What does it cover?
The day course will cover the aspects of invertebrate ecology and site assessment relevant to development projects. This will include standard survey methods, techniques and protocols for terrestrial and aquatic habitats and site assessment methods, including walkover appraisals, species quality scores, and schemes based on species of conservation concern. An introduction to the Invertebrate Species-habitat Information System (ISIS) will be provided and the package, interpretation of results and pitfalls will be demonstrated.
Legislation relating to protected species and species of principal importance (BAP species), and their significance for site protection in relation to the NERC Act and the NPPF will be discussed, along with the significance of other species of conservation concern (including Red Data Book, Nationally Notable and Nationally Scarce species). Examples of case law on invertebrates and the judgements of recent cases brought by Buglife, will be reviewed. Important species and habitats in the south-east, including brownfields and their micro-habitats will be discussed and consideration will be given to designing surveys for site assessment, including personnel, techniques and effort and mitigation design. Although the course is not intended to improve insect identification skills, some specimens will be available.
Who should attend?
Professional ecologists and graduate ecologists.
• Invertebrate survey methodologies
• Site assessment for invertebrates and ISIS demonstration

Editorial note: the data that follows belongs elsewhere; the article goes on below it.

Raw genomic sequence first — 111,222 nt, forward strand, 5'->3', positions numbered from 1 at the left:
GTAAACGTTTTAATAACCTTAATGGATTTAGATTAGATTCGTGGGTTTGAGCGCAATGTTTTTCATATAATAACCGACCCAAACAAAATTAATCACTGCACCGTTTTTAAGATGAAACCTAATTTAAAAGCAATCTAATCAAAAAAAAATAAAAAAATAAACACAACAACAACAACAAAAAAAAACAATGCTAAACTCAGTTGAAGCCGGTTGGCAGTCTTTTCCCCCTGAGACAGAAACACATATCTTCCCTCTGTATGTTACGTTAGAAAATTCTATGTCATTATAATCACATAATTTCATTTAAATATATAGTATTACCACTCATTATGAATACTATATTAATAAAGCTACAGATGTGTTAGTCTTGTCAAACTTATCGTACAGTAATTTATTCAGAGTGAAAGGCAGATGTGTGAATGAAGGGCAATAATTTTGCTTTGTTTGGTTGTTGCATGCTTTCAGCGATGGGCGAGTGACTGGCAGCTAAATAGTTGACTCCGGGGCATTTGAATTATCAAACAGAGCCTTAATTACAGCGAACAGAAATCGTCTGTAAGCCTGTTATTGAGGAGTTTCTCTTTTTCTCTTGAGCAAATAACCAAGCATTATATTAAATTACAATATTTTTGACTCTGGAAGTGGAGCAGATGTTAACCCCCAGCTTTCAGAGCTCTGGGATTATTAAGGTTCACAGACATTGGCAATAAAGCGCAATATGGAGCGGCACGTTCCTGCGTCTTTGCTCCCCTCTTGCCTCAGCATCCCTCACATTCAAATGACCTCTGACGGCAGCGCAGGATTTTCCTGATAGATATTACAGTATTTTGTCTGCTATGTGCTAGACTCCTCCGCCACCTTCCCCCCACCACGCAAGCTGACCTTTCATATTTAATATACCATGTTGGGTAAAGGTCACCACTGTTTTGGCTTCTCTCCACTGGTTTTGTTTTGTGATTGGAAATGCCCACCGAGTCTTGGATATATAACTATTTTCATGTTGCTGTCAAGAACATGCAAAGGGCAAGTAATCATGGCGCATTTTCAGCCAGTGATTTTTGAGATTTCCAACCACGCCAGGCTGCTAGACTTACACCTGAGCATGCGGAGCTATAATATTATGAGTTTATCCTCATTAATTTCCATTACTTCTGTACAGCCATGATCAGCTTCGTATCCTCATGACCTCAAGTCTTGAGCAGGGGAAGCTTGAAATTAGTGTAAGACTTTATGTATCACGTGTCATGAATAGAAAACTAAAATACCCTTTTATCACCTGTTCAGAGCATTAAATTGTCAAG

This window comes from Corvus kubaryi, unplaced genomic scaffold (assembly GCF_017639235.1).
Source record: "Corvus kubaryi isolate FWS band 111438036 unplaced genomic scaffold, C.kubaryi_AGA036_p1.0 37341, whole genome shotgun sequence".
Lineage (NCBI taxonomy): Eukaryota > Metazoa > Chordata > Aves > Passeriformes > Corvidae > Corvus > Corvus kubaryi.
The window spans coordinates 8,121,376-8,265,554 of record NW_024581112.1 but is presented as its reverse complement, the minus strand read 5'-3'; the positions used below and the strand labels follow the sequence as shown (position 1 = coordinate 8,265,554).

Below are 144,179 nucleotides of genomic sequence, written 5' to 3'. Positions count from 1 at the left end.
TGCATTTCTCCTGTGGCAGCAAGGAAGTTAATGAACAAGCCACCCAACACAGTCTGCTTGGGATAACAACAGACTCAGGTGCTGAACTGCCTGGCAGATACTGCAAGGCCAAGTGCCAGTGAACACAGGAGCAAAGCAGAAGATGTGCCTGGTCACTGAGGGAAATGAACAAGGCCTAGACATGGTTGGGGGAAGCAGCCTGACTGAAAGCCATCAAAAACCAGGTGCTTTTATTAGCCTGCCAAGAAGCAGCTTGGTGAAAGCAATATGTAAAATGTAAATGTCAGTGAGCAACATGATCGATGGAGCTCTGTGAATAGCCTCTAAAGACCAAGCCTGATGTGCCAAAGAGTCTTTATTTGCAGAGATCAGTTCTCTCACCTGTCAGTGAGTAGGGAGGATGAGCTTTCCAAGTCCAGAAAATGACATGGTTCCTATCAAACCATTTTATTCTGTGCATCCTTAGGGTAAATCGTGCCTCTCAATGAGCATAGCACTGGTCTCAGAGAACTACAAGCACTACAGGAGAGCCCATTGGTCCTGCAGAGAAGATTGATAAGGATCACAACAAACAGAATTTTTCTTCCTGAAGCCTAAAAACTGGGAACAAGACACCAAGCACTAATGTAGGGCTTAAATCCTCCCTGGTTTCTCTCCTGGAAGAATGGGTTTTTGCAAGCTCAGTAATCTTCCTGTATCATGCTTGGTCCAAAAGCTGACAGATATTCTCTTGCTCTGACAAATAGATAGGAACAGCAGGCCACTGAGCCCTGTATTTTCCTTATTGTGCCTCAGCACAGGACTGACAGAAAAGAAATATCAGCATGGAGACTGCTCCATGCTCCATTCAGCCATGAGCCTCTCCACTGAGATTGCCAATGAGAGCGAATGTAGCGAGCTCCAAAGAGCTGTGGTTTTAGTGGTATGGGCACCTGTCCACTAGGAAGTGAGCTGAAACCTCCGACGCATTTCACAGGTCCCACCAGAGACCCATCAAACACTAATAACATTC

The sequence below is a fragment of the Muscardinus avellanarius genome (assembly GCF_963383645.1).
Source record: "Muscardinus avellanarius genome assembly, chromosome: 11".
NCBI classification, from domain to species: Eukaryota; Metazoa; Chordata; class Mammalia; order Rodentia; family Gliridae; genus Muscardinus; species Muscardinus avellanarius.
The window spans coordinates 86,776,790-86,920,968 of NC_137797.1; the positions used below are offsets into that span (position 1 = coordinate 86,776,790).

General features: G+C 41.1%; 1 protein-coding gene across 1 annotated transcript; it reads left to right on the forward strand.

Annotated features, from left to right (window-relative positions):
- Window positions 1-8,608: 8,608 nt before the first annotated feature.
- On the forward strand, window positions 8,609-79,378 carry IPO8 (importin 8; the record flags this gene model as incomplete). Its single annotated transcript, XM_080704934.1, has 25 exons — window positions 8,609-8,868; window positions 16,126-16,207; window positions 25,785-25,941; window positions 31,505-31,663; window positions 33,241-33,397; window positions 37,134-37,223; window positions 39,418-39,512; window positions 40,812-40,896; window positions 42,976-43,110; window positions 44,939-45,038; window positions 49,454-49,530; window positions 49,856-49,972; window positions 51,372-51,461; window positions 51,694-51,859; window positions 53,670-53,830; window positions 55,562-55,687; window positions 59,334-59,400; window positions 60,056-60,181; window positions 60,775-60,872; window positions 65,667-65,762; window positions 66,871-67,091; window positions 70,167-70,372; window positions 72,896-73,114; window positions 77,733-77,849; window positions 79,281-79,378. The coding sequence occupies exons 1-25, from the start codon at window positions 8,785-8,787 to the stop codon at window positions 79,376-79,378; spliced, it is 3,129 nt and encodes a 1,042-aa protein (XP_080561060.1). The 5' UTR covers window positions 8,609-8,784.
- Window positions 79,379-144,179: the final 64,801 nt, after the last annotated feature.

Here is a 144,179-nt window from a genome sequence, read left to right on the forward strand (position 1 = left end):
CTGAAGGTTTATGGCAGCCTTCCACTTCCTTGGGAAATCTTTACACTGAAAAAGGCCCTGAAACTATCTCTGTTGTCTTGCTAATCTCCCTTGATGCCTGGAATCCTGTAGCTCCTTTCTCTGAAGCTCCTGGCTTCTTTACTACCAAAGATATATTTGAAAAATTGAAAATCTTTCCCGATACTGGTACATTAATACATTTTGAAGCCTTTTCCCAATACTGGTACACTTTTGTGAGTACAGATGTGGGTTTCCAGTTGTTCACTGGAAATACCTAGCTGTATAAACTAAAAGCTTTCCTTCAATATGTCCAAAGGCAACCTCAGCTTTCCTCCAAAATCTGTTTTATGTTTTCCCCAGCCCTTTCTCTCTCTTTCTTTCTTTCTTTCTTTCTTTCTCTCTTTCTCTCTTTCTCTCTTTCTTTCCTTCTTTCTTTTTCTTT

• Species protection, relevant legislation and case law
• Mitigation design
Why choose this course?
• Learn from working professionals
• Tailored course based on your requirements from pre-course questionnaire
• Lunch and refreshments provided
• Test and certificate
This course is approved by the Society of Biology for purposes of CPD and may be counted as 24 CPD credits.
Dr Graham Hopkins CEnv, MCIEEM, FRES, Director of Hopkins Ecology and former Principal Ecologist for the Ecology Consultancy
Graham has studied invertebrates for over 20 years. His PhD researched aphid ecology, after which he won a travel fellowship to construct foodwebs of parasitoid wasps in Costa Rican dry forests.
He has conducted mark-recapture surveys of the southern damselfly and quantified pollinator webs for Biodiversity Action Plan plants. He provides invertebrate technical expertise on a number of major projects, involving surveys and assessments for a range of different habitats. This includes project managing a framework agreement with Natural England to undertake common standards surveys of SSSIs with analysis using ISIS, for which over 40 SSSIs have been surveyed in the past two years.
He undertakes research on the consideration of invertebrates within the planning and EIA processes, presenting findings at conferences of the Royal Entomological Society and CIEEM. His personal interests are in the aphids, some flies and parasitic wasps. Graham holds a Post-graduate Certificate in Education, has taught in schools and continues to work as a sessional lecturer and tutor within higher, further and continuing education.Book your place now
St. Katherine's Dock, London